". . . Almost Aristolean in its unity, the novella possesses the beauty of language, clearness of construction, and mythological inspiration that make great tragic drama. Any expansion of this little masterpiece would be nothing but bloat. Shepard's authorial juju is potent stuff and Louisiana Breakdown casts a significant and powerful spell."
— Paula Guran, Cemetary Dance #45, 2003
"Louisiana Breakdown is sumptuously written, oozing sweat, sex, and strangeness with heady insouciance. . . . a gorgeously intense experience."
— Claude Lalumière, The Montreal Gazette, April 26, 2003
Welcome to Grail, Louisiana! A little hole of a town near the Gulf — next to nothing and just beyond reality — where hoodoo meets Jesus and the townsfolk pray to them all.
When there ain't nowhere else to be in Grail, you'll find folks at Miss Sedele's bar, Le Bon Chance — dancin', shootin' dice, knockin' back beers and those weird green drinks she'll mix up for you called "cryptoverdes." The Chance is the kind of place you just might get lucky in . . .
Then there's Vida Dumars. She's the Midsummer Queen, but her reign ends tomorrow evening. Vida's got the kind of body that turns heads and makes a guy's jaw drop, wishin' he could get himself a piece of that. Vida owns the Moonlight Diner, but she's a strange one. Scares people even. Why she can see right through you, into your deepest heart, as if . . . well, as if you was a picture window. But Vida's got her own secrets — down deep, dark secrets.
And a new guy arrived in town today, name of Jack Mustaine. His BMW broke down and now he's stuck in Grail for a few days. Jack's one of those singer-songwriters from L.A.; he can bend the strings on that steel guitar and make music that damn near wrenches the soul right outta your gut. But Jack's a man on the run — though whether he's running from somethin' or running to somethin' even he don't rightly know. Jack hooked up with Vida at Le Bon Chance this evening, so sparks are sure to fly. Vida seen a strength in Jack that even he don't know he got, but is he strong enough to stand against what he and Vida will face in the next twenty-four hours?
You see, a coupla hundred years ago, the founders of Grail made a deal with somebody they called the Good Gray Man. Some kinda spirit that's supposed to be hangin' around these parts. He promised good fortune to the town so long as they kept up the tradition of the Midsummer Queen. So every twenty years, on Midsummer Night's Eve, the town chooses a ten-year-old girl to be the new Queen. She's the luck o' the town. She draws all the bad luck to her so's Grail can prosper. And tomorrow Vida Dumars passes her scepter to the new Midsummer Queen. Tomorrow Vida will no longer be the luck o' the town. Tomorrow the Good Gray Man comes callin'. . . .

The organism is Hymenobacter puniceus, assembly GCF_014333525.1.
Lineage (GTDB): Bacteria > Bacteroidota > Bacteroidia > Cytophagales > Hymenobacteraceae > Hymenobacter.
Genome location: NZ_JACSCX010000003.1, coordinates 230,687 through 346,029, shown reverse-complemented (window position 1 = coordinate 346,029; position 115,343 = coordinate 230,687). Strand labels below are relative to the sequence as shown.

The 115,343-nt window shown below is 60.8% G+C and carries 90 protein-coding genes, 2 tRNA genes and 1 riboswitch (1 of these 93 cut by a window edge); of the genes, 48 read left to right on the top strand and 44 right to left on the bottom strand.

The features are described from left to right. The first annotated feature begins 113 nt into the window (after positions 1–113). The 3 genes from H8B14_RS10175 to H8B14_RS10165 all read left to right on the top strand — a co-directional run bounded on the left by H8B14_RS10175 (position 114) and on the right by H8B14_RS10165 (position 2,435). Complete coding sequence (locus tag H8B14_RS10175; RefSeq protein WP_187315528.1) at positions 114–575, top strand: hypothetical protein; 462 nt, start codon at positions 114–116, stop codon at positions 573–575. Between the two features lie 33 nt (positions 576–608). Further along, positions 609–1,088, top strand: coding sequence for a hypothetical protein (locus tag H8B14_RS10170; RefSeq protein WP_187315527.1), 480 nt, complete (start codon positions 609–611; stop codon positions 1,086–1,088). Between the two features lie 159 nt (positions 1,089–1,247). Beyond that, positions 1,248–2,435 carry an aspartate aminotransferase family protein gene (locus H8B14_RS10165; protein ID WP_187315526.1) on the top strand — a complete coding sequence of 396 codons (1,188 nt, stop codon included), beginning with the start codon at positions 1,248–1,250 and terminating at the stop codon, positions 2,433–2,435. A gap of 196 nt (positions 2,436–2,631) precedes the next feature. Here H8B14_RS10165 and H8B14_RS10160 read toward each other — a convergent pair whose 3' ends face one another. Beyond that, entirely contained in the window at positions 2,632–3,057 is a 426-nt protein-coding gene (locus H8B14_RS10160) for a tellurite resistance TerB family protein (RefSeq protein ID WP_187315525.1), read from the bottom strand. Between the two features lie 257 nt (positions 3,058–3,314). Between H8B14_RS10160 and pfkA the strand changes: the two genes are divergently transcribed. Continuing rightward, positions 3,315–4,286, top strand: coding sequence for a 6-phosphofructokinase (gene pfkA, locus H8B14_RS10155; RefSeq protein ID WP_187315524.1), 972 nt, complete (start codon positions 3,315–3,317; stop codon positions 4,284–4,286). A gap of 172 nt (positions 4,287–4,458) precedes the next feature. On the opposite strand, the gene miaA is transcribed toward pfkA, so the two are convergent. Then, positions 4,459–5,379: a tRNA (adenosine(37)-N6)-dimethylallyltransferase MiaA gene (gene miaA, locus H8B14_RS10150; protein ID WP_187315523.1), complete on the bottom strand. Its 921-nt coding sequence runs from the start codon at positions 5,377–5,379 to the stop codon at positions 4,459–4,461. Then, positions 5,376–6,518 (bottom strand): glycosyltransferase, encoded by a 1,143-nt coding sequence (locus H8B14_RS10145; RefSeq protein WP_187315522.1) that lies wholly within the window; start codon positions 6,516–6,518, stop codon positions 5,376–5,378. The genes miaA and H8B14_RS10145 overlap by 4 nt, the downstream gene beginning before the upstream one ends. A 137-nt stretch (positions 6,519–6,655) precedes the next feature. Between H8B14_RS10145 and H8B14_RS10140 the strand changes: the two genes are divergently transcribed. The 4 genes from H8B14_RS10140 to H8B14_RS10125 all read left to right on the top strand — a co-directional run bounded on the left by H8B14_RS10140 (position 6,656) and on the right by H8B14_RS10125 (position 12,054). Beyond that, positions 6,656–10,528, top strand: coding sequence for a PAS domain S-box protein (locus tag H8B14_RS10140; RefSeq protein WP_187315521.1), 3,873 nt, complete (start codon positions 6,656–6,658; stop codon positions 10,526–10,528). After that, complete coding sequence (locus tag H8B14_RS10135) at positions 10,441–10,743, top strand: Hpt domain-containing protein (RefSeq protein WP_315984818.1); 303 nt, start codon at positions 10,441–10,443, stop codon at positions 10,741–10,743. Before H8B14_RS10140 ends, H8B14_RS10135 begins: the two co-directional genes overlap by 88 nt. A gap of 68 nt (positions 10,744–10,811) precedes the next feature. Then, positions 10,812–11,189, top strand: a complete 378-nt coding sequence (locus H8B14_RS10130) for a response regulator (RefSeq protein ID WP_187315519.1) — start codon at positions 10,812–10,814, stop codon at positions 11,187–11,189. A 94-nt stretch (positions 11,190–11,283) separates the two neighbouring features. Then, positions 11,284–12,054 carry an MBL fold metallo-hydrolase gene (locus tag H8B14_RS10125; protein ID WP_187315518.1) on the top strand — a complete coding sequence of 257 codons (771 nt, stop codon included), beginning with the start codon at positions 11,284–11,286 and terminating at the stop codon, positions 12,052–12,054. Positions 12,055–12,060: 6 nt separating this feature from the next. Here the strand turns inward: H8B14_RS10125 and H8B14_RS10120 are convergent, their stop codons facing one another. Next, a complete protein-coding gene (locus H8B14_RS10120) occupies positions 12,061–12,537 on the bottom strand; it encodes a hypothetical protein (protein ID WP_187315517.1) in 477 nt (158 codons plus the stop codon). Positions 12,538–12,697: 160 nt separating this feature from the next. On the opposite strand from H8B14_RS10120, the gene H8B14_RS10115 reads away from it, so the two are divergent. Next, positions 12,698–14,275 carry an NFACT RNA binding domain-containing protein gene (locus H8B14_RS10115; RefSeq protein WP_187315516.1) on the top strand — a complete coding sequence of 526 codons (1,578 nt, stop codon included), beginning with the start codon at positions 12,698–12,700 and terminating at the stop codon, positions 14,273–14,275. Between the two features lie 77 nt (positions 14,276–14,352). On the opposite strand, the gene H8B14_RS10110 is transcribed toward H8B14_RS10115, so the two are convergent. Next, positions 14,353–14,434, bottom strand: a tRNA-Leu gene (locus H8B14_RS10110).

Author Lucius Shepard uses the trappings of the dark fantasy story to delve into the psychological and motivational depths of his characters, including the town of Grail itself. Novella Louisiana Breakdown reveals the author at the peak of his writing prowess — a tour de force of character, imagery, and tone. With a Foreword by New Orleans author Poppy Z. Brite; and an Afterword, interior illustrations, endpapers, and wraparound cover art by New Orleans artist J. K. Potter.
"Louisiana Breakdown is one of Lucius Shepard's most powerful novellas yet, beginning and ending with astonishing sweeps of rageful poetry, and containing in its fevered middle a love story that is emblematic of the yearning and hypocrisy and despair of America and the entire world. It takes enormous skill to make the rich hollow bluesy particularities of a setting such as Grail, Louisiana, a convincing microcosm of all human life, and vast creative courage to face the heart of darkness within romantic love as clear-sightedly as it is faced here."
— Nick Gevers
Winner of the 2004 International Horror Guild Award for Best Long Fiction of the Year!
Cloth, ISBN: 1-930846-14-2
Out of Print
Read the Nick Gevers review in Locus Magazine
Read the Lucius Shepard interview by Nick Gevers on SciFi Weekly
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Read another Lucius Shepard interview in the Austin American-Statesman
Read Claude Lalumière's review in the Montreal Gazette
Read Paula Guran's review in Cemetary Dance Magazine
Read the Kansas City Star review
Read the review in the Midwest Book Review
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Read Rick Kleffel's commentary in The Agony Column for 07-08-04 (scroll down)
Read the review in Ireland's Albedo One magazine